Equinox Bloom opens with a blast of orange blossom and neroli. Neroli is also made of orange blossom but is distilled differently and is therefore often listed as a separate note.  In Equinox Bloom, the two together give the orangey floral note double the impact.

Fragrantica
Fragrantica

There is a sweetness that comes out almost immediately. I would have said honey, but it is in fact brown sugar.  Now I’m usually sniffy ( pun intended) about gourmands, but this makes a refreshing change. What I like about this is that there is no vanilla in it.  The brown sugar provides a warm toasty sweetness without making this generic: the over-use of vanilla turns me off these days.  There’s some nice waxy frangipani in there too, which always reminds me of almonds, and a dose of very heady jasmine sambac, which has been enjoying a great deal of popularity of late.  However its strength never overpowers the orange flower.

together give the orangey floral note double the impact. There is a sweetness that comes out almost immediately. I would have said honey, but it is in fact brown sugar. Now I’m usually sniffy ( pun intended) about gourmands, but this makes a refreshing change.  What I like about this is that there is no vanilla in it.

equinox graphicThe base is rounded off with a little Ambroxan ( a sort of Ambergris stand in with similar scent qualities), the brown sugar again (which never really goes away) and resin-y benzoin.

Equinox Blooms starts off as a light as a fairy’s wing, before getting headier and headier with creamy white flowers and then meting into a warm golden scent that has a hint of oranges and frangipani.

The sweetness adds to the flowers, rather than takes over, and the overall effect is longlasting and addictive. If I’m honest, there is tiny bit of celery in the ending, which never hurt  Caron Yatagan…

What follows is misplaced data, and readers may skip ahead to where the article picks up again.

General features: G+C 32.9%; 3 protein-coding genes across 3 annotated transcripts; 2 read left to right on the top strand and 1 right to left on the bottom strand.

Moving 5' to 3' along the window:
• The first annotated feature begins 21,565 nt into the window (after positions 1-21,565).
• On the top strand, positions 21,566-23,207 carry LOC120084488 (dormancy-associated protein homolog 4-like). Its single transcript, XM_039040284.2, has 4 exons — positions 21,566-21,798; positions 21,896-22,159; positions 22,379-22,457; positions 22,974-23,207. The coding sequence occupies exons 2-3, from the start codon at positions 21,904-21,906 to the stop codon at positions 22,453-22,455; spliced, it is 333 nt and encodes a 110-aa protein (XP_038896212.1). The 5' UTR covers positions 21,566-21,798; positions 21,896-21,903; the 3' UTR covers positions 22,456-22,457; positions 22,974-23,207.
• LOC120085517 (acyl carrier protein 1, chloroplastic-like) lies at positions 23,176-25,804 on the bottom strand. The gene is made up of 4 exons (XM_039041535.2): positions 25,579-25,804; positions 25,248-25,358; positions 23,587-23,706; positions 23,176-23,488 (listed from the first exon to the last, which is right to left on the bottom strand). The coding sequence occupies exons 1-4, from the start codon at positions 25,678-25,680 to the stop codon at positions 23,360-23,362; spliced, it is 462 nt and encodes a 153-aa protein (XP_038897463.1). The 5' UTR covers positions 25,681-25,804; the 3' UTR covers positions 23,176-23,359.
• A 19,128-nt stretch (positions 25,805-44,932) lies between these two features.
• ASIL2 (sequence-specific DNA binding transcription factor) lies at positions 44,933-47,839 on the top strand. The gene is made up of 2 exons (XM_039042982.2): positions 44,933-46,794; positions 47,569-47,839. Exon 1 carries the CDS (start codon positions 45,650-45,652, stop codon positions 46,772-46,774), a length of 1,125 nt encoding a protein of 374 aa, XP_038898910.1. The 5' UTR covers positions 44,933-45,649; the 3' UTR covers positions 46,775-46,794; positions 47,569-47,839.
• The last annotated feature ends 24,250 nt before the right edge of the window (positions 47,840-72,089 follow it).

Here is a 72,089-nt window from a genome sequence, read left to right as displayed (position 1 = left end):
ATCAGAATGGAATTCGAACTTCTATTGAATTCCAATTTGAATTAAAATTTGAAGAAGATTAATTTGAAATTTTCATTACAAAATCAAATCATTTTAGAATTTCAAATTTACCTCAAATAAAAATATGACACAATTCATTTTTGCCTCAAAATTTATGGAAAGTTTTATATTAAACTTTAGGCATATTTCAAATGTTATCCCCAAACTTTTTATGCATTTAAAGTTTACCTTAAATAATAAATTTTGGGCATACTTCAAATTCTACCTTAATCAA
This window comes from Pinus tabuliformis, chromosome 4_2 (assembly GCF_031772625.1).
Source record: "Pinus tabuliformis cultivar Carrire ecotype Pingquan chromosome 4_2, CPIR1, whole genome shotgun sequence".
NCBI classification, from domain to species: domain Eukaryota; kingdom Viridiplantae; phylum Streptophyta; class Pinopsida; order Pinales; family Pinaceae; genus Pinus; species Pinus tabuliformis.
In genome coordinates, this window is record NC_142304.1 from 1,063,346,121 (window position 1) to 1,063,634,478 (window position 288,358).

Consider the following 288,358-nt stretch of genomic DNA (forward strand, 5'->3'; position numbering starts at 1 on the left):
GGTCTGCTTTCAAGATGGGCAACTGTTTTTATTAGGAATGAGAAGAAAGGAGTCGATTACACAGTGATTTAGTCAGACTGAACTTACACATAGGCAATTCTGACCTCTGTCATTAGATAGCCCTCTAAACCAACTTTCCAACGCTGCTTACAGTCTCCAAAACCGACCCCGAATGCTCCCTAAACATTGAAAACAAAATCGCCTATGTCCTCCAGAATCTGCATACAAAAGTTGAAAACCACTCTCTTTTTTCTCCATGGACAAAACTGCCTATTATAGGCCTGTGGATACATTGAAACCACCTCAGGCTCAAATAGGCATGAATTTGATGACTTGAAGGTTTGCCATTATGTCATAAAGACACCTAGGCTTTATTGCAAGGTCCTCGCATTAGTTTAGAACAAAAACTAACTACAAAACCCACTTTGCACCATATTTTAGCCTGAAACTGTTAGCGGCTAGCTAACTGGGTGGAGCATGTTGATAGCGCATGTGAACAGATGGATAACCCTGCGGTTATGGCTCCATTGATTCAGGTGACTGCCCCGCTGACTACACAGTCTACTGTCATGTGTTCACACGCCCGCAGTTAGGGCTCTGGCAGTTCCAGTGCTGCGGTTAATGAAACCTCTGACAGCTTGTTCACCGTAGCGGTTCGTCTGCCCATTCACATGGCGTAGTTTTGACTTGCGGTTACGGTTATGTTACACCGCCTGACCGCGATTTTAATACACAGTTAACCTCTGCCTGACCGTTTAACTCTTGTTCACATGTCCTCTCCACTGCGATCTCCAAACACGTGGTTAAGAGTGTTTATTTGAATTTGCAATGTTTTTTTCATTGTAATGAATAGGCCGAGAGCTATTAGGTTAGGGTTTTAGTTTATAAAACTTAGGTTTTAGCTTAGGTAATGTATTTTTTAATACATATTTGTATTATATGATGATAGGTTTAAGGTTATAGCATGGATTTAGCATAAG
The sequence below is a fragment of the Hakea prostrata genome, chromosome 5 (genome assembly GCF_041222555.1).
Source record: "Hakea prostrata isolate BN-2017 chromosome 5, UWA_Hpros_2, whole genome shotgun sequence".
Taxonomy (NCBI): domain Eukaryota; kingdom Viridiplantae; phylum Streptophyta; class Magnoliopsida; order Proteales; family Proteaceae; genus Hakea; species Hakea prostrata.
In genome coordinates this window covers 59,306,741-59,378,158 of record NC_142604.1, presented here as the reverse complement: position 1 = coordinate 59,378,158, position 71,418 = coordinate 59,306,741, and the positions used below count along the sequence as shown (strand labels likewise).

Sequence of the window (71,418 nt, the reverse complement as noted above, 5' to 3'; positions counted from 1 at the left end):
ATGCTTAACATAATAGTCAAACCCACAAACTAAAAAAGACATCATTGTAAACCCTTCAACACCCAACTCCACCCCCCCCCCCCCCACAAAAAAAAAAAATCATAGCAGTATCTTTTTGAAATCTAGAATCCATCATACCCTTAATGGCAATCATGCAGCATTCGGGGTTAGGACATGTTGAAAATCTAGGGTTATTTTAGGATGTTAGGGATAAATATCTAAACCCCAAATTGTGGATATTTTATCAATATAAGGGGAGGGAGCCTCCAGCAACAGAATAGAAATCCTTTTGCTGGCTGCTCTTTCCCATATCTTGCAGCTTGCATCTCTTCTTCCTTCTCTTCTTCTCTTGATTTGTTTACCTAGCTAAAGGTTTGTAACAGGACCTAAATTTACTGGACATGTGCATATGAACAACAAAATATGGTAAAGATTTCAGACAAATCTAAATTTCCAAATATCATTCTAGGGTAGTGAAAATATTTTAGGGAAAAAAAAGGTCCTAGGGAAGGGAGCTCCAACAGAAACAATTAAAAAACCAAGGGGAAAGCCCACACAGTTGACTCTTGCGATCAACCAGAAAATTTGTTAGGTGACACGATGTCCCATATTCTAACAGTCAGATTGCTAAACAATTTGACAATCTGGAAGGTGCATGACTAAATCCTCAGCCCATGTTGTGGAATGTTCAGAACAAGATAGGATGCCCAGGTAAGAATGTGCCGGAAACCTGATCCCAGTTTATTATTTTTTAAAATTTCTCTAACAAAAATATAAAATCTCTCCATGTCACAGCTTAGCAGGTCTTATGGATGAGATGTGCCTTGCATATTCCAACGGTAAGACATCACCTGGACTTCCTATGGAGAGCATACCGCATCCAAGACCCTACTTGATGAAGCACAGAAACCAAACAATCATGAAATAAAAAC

The light airiness of the white petals in Equinox Bloom reminded me of the opening gambit in Annick Goutal Matin D’Orage, so if you like that you’ll probably like this too.

Stockists

You can buy Penhaligon’s Equinox Bloom from Penhaligon’s instore and online. You can buy The Perfume Society Exquisite Essences Discovery Box from their website here.

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Cacharel Noa: Good Morning Starshine

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 Cacharel Noa is a like a caring beatific Guardian, dressed all in white, that nudges you awake on a cool summer morning, as the birds sing, and even offers you a strong coffee.

 Cacharel Noa was created in 1998 by Olivier Cresp. Yes, him. The one who thought Chocolate and Patchouli was a good idea when he made Angel for Thierry Mugler. He must be pretty good at this perfume lark though, because despite my deep loathing of Angel, it has been a bestseller for 22 years. No mean feat in the fickle world of fragrance.

In Noa then, he has made something that I find far more palatable. It has to be said however, that the opening is very reminiscent of Elnett hairspray. I have no objection to this at all since I think Elnett smells wonderful and would happily buy it if they made it into an EDT.

After the Beauty Salon opening number, Noa  becomes an ethereal mixture of  clean baby wet wipes, freshly washed hair, gentle Peony petals, clean skin just after a shower and a big pile of freshly laundered white sheets. And a cup of coffee.

Yes somewhere around the floaty middle notes full of wispy clouds and angels is a dark note of coffee beans. At first this is a little ambiguous. When I first smelled it, it was harsh against its feather pillow backdrop and I mistook it for spice or cumin. However, the coffee blooms and fades rather nicely, preventing Noa from becoming too insipid. It’s a bold choice for sure, but it doesn’t take anything away from its gentleness.